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Snippet: EU Provisionally Agrees on Law That Would Force Apple to Allow Alternative App Stores, Sideloading, and iMessage Interoperability ☇

Shared on March 25, 2022

Tim Hardwick for MacRumors:

The European Council and European Parliament said on Friday they had reached a political agreement on the Digital Markets Act (DMA), which will target many of the services offered by tech giants and force them to open up to other businesses.

Today’s announcement focuses on services like WhatsApp, Facebook Messenger, and iMessage, which will have to “open up and interoperate with smaller messaging platforms, if they so request,” according to the EU. “Users of small or big platforms would then be able to exchange messages, send files or make video calls across messaging apps, thus giving them more choice.”

The argument of “choice” always gets on my nerves, as it is a go-to for politicians and seems that people are too dumb to think for themselves. Currently, one can download and use the various messaging apps. The only one that is missing from the equation is iMessage on Android, and it seems more iPhone users want their Android friends on iMessage than Android users looking to jump in (other than maybe the argument of kids being left out—and they’d probably move onto some other means of exclusion and status).

We already have universal messaging services, SMS and MMS. Just because Europe decided on WhatsApp doesn’t mean that there aren’t already universal services. iMessage is unique in that it’s a layer on top of those and if you have friends with Android, BlackBerries, a RAZR V3, or whatever else, SMS and MMS work just fine. Personally, I’d like to see more pressure on Apple incorporating RCS (even with all of its flaws) as a fallback just so that messaging my Android friends can be a little nicer. Furthermore, there appears to be no consideration of the challenges of encryption, identity, or how various messaging apps work in entirely different ways from a function standpoint.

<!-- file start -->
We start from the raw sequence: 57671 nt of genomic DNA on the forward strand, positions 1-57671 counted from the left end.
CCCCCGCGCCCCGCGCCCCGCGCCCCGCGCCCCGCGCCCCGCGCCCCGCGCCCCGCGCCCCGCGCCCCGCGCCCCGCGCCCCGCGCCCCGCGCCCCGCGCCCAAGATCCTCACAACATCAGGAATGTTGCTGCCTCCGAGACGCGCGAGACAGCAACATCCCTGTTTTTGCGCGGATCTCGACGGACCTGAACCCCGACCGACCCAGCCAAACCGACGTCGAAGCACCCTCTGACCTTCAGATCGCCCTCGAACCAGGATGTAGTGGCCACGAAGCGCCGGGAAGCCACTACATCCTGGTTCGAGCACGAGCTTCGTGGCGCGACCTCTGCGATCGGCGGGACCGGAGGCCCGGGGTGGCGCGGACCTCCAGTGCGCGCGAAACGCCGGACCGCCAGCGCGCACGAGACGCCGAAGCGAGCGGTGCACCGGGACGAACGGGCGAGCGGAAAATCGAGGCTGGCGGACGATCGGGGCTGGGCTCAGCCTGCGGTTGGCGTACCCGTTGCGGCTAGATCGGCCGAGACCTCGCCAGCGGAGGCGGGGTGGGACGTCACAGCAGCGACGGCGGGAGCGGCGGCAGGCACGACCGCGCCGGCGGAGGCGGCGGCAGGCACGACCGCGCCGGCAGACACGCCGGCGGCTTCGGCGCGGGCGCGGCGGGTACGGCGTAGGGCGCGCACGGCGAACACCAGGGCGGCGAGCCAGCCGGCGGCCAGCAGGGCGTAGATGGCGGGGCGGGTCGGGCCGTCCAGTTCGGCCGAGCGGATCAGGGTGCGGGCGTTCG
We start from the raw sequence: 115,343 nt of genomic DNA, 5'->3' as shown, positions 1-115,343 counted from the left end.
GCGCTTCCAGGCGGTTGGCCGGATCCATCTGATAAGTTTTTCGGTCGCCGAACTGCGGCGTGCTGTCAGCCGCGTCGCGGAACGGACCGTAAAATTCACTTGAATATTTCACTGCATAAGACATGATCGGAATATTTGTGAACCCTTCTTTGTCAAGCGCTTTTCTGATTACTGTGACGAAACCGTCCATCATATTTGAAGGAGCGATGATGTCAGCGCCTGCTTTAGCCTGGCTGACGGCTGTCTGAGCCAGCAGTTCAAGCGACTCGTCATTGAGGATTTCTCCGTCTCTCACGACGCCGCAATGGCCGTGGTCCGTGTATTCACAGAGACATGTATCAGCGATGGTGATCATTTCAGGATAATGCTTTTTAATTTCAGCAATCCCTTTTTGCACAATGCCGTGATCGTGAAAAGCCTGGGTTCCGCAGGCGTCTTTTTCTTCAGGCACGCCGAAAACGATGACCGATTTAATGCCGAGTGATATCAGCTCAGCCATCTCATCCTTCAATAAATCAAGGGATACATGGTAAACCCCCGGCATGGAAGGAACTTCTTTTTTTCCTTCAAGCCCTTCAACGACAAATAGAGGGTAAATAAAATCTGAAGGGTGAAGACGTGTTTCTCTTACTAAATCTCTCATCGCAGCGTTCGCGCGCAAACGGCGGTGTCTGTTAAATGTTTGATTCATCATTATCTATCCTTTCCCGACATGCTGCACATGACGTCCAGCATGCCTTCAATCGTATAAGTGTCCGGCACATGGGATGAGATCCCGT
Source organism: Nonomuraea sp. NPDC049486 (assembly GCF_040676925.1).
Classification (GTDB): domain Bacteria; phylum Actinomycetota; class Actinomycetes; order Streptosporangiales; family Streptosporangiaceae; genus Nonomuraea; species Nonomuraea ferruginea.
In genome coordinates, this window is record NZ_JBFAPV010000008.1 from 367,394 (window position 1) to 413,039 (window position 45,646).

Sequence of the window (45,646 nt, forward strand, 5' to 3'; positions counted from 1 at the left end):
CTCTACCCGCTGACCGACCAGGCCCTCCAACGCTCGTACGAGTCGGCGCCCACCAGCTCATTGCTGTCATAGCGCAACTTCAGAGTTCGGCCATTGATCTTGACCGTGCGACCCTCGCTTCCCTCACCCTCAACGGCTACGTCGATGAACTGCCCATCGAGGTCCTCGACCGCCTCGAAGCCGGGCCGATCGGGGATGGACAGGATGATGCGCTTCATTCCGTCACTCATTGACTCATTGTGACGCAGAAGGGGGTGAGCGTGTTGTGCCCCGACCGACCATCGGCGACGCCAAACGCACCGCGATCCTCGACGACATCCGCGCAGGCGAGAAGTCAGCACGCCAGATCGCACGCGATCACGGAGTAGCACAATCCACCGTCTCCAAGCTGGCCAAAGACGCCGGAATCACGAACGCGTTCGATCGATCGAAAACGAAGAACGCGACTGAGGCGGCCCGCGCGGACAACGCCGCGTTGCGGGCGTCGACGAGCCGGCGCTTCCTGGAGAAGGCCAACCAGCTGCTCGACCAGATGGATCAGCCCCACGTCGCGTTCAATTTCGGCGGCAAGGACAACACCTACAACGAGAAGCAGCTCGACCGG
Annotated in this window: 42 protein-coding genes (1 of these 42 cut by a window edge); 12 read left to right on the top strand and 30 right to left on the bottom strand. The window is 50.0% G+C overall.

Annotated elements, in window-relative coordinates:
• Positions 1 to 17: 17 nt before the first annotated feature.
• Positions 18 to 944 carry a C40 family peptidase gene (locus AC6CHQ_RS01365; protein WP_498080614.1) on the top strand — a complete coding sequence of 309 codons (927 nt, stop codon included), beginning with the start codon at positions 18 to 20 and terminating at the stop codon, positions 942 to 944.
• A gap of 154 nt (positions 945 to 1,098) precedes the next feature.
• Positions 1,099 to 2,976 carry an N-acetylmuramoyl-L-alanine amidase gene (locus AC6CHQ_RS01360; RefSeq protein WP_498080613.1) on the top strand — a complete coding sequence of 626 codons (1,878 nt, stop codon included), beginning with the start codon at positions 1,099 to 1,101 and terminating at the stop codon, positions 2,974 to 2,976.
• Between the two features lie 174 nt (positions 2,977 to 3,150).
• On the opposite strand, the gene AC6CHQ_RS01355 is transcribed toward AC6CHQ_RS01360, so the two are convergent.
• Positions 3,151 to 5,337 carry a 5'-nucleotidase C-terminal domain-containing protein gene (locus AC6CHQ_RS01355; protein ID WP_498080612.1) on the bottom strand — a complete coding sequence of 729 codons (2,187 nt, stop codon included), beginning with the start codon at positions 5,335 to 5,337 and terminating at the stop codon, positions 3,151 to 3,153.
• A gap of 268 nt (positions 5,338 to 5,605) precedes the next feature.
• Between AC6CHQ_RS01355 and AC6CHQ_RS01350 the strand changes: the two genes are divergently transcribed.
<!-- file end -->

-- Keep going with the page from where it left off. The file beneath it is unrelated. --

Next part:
Under the proposed DMA, Apple would also be forced to open up its App Store to third-party payment options instead of users having to go through Apple’s own payment system – something it fought hard against in the Apple vs. Epic Games trial.

I’m not against the idea of Apple allowing the option of sideloading on iOS, but I feel like the proposed heavy-handed regulation from the EU and others feels the need to turn iOS into Android, rather than recognizing the differences. I’m of the mindset that allowing sideloading for geeky purposes probably won’t hurt anything (look at the Mac), but as someone who enjoys the current iOS experience, I worry that some apps will go sideload-only or require me to have a relationship with their developer specifically. Other than a few exceptions, I really don’t.

The other part that this heavy-handed regulation seems to ignore is how much of the retail space currently works. I was in Target the other day, picked up some groceries, and it struck me how selling Good & Gather (Target’s house brand for food) alongside national brands is just fine. I have choices, but there’s plenty of promotions and sales that tend to push their own products. Along with that, simply walking into Target, I’m already inclined to lean towards their in-house products because I chose to go there instead of Walmart or Kroger. How is someone getting an iPhone and having Apple’s apps and services be the easier option any different? Just as someone may choose Tide over Up & Up detergent, someone can already download Spotify instead using Apple Music.

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